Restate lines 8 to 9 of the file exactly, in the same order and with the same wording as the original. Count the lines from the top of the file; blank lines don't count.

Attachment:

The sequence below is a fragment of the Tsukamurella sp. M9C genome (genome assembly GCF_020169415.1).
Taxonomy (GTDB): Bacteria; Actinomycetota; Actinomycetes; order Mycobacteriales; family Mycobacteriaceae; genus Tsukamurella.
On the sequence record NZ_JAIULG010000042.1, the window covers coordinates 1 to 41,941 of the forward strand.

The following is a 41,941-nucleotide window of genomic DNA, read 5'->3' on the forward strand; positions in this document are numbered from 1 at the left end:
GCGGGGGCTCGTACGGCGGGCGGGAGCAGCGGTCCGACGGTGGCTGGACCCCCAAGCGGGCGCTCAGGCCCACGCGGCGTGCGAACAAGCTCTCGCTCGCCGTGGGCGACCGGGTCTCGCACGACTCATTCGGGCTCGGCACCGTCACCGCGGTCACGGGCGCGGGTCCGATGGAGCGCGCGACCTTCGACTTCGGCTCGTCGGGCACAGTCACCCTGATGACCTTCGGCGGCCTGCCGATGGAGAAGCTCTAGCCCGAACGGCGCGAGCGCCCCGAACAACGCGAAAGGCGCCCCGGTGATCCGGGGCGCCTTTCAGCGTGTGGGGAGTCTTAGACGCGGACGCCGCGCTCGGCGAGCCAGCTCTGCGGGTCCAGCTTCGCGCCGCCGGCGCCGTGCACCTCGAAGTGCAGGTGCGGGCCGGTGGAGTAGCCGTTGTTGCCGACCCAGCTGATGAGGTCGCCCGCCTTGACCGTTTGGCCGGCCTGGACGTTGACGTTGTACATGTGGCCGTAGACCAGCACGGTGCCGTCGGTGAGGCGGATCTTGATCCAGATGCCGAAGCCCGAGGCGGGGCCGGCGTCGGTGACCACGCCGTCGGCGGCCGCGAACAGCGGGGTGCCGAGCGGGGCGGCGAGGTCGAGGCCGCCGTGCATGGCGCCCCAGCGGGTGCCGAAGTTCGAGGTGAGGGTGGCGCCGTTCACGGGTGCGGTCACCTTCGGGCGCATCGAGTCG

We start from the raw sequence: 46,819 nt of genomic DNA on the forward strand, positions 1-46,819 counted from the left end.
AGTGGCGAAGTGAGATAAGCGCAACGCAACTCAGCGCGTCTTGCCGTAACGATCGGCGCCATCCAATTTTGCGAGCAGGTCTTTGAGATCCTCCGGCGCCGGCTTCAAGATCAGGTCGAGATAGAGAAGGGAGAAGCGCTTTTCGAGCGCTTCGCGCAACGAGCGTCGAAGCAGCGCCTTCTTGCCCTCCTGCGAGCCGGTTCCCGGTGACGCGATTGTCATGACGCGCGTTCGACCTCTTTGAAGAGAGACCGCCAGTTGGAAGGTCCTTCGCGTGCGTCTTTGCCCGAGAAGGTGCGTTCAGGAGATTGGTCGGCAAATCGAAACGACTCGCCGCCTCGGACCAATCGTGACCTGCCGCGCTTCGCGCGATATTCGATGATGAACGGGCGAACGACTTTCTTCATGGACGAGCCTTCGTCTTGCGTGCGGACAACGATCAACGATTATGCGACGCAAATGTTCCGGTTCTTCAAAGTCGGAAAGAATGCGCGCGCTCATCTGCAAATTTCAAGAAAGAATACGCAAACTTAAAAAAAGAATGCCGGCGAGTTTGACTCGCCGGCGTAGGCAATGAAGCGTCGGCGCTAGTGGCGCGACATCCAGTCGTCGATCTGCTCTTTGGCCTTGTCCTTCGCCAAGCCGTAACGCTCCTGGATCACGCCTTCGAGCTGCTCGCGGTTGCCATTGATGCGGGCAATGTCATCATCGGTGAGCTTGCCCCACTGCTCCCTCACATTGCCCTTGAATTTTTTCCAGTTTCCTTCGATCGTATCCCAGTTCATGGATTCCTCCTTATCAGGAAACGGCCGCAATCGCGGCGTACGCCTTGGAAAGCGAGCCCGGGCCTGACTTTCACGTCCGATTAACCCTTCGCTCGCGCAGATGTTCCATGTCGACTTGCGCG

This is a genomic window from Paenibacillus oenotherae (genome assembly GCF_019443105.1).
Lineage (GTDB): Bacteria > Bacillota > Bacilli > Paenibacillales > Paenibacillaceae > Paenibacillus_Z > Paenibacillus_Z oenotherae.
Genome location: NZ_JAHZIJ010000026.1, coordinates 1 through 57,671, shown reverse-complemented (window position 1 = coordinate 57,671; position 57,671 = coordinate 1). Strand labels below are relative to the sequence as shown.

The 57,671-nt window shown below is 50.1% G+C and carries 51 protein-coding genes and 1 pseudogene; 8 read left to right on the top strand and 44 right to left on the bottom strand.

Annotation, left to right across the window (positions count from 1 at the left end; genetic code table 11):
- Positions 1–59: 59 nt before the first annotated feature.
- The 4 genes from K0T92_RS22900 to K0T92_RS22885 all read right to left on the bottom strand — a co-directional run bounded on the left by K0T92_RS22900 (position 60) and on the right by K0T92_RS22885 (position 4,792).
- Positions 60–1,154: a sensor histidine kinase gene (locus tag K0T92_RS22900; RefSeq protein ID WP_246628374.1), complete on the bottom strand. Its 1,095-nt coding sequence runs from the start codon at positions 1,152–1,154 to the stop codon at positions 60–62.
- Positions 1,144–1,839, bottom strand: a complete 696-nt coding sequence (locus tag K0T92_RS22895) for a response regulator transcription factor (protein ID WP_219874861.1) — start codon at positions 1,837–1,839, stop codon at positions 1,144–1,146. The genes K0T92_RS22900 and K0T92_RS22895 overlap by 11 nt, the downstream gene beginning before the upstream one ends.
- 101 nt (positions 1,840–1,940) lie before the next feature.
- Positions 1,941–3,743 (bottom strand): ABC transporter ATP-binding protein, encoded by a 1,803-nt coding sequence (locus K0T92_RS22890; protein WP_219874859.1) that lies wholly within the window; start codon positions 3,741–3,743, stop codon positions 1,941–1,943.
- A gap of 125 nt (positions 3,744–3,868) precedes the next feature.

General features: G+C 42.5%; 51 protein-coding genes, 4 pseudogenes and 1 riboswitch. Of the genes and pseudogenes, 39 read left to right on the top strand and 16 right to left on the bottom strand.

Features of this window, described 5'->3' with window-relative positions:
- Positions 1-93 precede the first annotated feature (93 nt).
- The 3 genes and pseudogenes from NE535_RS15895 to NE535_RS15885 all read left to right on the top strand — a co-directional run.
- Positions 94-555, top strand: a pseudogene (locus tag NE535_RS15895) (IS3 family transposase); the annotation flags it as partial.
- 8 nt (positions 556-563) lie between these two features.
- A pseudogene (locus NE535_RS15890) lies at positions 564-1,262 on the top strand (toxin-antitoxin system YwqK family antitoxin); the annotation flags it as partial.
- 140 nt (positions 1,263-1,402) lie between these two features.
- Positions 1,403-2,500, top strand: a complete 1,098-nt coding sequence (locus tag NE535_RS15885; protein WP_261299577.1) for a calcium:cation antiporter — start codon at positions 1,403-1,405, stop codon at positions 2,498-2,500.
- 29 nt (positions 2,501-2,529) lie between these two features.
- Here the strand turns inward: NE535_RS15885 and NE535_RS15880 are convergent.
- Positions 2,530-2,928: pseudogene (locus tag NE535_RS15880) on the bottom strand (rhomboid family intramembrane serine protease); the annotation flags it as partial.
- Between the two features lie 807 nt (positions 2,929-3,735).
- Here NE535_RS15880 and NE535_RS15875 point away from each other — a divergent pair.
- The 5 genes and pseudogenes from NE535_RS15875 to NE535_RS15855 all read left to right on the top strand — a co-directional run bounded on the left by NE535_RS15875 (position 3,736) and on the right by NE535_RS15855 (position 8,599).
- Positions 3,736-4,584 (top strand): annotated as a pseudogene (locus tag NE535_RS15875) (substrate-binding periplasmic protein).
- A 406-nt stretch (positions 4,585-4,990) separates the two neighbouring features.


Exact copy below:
This is a genomic window from Paenibacillus oenotherae (genome assembly GCF_019443105.1).
Lineage (GTDB): Bacteria > Bacillota > Bacilli > Paenibacillales > Paenibacillaceae > Paenibacillus_Z > Paenibacillus_Z oenotherae.